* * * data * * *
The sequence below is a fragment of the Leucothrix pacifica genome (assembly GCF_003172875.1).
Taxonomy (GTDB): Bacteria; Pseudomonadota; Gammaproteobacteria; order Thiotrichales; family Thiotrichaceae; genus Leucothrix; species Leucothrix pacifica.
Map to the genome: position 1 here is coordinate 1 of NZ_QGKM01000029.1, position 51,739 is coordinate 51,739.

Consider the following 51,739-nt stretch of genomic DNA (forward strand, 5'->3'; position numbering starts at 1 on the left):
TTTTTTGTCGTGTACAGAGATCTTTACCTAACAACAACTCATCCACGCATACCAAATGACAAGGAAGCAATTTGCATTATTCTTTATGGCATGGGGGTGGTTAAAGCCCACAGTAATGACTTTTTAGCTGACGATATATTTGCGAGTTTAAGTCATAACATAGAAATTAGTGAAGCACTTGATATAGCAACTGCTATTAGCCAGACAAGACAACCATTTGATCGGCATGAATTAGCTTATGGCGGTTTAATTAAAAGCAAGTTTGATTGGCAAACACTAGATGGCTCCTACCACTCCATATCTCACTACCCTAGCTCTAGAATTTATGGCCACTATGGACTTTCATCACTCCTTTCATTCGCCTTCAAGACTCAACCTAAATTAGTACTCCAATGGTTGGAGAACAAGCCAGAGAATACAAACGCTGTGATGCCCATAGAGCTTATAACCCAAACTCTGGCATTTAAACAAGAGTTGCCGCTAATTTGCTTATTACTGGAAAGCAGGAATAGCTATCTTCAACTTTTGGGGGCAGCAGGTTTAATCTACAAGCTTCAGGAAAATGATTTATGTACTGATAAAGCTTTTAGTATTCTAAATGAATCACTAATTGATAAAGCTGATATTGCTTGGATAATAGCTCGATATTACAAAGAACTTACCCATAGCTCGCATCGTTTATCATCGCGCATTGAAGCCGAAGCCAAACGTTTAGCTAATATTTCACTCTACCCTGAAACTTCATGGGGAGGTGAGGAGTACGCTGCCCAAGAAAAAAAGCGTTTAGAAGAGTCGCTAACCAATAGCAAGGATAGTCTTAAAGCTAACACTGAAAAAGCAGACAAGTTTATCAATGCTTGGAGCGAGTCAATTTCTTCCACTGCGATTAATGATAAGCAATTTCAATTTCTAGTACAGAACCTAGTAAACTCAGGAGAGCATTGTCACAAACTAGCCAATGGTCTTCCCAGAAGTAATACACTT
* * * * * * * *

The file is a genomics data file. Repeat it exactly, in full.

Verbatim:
The sequence below is a fragment of the Leucothrix pacifica genome (assembly GCF_003172875.1).
Taxonomy (GTDB): Bacteria; Pseudomonadota; Gammaproteobacteria; order Thiotrichales; family Thiotrichaceae; genus Leucothrix; species Leucothrix pacifica.
Map to the genome: position 1 here is coordinate 1 of NZ_QGKM01000029.1, position 51,739 is coordinate 51,739.

Consider the following 51,739-nt stretch of genomic DNA (forward strand, 5'->3'; position numbering starts at 1 on the left):
TTTTTTGTCGTGTACAGAGATCTTTACCTAACAACAACTCATCCACGCATACCAAATGACAAGGAAGCAATTTGCATTATTCTTTATGGCATGGGGGTGGTTAAAGCCCACAGTAATGACTTTTTAGCTGACGATATATTTGCGAGTTTAAGTCATAACATAGAAATTAGTGAAGCACTTGATATAGCAACTGCTATTAGCCAGACAAGACAACCATTTGATCGGCATGAATTAGCTTATGGCGGTTTAATTAAAAGCAAGTTTGATTGGCAAACACTAGATGGCTCCTACCACTCCATATCTCACTACCCTAGCTCTAGAATTTATGGCCACTATGGACTTTCATCACTCCTTTCATTCGCCTTCAAGACTCAACCTAAATTAGTACTCCAATGGTTGGAGAACAAGCCAGAGAATACAAACGCTGTGATGCCCATAGAGCTTATAACCCAAACTCTGGCATTTAAACAAGAGTTGCCGCTAATTTGCTTATTACTGGAAAGCAGGAATAGCTATCTTCAACTTTTGGGGGCAGCAGGTTTAATCTACAAGCTTCAGGAAAATGATTTATGTACTGATAAAGCTTTTAGTATTCTAAATGAATCACTAATTGATAAAGCTGATATTGCTTGGATAATAGCTCGATATTACAAAGAACTTACCCATAGCTCGCATCGTTTATCATCGCGCATTGAAGCCGAAGCCAAACGTTTAGCTAATATTTCACTCTACCCTGAAACTTCATGGGGAGGTGAGGAGTACGCTGCCCAAGAAAAAAAGCGTTTAGAAGAGTCGCTAACCAATAGCAAGGATAGTCTTAAAGCTAACACTGAAAAAGCAGACAAGTTTATCAATGCTTGGAGCGAGTCAATTTCTTCCACTGCGATTAATGATAAGCAATTTCAATTTCTAGTACAGAACCTAGTAAACTCAGGAGAGCATTGTCACAAACTAGCCAATGGTCTTCCCAGAAGTAATACACTT